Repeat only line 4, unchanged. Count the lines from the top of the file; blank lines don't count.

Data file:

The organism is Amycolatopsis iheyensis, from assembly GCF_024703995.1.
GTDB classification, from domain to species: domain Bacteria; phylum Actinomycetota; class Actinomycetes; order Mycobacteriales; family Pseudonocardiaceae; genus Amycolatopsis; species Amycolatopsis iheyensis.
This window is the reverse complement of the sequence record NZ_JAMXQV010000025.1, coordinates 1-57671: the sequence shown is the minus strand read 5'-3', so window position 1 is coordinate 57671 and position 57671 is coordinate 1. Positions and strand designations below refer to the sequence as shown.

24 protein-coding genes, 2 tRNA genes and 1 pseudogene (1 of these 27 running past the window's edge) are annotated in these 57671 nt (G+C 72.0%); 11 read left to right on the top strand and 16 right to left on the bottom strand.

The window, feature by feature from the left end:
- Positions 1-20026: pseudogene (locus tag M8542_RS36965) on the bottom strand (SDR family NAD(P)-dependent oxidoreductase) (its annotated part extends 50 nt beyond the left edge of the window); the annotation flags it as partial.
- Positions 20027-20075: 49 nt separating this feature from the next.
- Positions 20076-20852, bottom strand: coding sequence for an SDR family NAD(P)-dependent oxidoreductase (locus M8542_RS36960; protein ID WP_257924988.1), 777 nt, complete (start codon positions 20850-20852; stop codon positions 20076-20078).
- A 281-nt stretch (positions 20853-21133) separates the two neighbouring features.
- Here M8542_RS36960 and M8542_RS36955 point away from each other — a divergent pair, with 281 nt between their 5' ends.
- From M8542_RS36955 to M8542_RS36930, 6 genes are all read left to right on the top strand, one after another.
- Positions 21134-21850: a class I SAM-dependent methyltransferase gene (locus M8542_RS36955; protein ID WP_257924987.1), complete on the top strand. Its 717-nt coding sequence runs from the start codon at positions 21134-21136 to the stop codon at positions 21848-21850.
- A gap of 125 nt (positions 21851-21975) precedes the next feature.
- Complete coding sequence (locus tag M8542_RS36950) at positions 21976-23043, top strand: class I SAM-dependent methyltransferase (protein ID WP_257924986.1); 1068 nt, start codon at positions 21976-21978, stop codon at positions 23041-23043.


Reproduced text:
24 protein-coding genes, 2 tRNA genes and 1 pseudogene (1 of these 27 running past the window's edge) are annotated in these 57671 nt (G+C 72.0%); 11 read left to right on the top strand and 16 right to left on the bottom strand.